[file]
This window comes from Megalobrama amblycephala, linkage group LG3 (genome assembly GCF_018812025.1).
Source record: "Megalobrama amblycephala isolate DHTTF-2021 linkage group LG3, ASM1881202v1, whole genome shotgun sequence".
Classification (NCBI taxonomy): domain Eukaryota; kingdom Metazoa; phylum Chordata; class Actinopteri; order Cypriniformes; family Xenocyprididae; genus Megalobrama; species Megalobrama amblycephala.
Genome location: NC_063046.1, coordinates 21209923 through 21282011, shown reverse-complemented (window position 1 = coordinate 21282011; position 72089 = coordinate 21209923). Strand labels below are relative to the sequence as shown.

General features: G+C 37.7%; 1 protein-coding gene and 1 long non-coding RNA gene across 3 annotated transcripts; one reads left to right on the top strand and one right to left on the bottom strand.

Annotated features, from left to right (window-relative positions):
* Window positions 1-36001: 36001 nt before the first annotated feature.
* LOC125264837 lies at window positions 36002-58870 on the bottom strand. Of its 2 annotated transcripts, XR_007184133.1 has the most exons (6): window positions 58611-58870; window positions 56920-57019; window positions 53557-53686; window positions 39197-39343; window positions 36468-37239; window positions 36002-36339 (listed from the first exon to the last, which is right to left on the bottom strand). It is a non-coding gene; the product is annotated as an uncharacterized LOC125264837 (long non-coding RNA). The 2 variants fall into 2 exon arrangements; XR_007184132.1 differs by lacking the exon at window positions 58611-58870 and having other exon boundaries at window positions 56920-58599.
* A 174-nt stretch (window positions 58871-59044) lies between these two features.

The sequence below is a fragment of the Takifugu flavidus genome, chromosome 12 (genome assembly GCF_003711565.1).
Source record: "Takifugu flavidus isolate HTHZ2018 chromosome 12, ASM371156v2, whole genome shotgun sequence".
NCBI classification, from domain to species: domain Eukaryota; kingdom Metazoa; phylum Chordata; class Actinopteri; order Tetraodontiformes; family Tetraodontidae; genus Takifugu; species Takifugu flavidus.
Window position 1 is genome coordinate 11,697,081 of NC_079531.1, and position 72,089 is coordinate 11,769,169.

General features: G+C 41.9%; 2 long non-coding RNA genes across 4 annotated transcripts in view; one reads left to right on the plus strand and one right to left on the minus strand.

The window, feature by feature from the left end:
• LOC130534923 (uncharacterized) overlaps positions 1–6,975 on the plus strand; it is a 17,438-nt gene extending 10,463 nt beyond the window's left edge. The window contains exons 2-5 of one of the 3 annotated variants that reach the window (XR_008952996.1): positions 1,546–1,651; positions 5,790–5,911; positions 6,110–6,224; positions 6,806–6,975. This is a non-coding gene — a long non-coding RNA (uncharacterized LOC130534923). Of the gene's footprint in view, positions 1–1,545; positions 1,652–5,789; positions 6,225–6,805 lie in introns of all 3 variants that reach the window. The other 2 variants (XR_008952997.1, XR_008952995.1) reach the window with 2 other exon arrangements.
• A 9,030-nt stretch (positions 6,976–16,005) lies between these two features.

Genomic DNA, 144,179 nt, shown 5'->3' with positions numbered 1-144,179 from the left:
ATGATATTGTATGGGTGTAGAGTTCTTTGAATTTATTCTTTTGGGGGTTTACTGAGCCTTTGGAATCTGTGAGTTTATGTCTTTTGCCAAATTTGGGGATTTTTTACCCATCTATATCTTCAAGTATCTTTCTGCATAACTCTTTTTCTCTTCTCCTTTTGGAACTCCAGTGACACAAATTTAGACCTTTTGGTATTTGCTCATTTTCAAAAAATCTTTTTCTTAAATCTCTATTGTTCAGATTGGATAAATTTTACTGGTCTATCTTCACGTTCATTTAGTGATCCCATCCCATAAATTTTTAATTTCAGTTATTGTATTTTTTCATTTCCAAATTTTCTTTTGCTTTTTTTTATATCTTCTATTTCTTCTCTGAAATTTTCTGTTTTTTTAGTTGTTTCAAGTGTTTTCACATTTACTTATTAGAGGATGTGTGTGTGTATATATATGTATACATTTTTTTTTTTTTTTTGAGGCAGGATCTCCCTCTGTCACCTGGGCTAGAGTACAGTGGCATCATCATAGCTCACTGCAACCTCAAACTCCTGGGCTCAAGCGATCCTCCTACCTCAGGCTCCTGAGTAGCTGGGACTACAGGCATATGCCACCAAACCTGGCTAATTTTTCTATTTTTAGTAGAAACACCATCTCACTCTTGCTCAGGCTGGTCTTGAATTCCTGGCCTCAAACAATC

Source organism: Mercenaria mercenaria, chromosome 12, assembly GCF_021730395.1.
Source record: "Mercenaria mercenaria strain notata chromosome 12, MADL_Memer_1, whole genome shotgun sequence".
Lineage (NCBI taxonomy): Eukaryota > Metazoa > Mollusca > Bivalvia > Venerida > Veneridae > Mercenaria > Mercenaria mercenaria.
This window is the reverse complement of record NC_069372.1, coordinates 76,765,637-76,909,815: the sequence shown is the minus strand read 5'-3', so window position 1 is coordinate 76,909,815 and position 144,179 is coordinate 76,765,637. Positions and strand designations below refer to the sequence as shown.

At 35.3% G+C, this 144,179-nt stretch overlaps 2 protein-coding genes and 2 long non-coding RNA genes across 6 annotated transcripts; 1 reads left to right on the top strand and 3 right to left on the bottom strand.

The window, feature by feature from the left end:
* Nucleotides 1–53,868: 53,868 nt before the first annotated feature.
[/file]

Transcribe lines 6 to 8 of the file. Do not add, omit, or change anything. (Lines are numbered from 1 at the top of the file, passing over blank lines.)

Annotated features, from left to right (window-relative positions):
* Window positions 1-36001: 36001 nt before the first annotated feature.
* LOC125264837 lies at window positions 36002-58870 on the bottom strand. Of its 2 annotated transcripts, XR_007184133.1 has the most exons (6): window positions 58611-58870; window positions 56920-57019; window positions 53557-53686; window positions 39197-39343; window positions 36468-37239; window positions 36002-36339 (listed from the first exon to the last, which is right to left on the bottom strand). It is a non-coding gene; the product is annotated as an uncharacterized LOC125264837 (long non-coding RNA). The 2 variants fall into 2 exon arrangements; XR_007184132.1 differs by lacking the exon at window positions 58611-58870 and having other exon boundaries at window positions 56920-58599.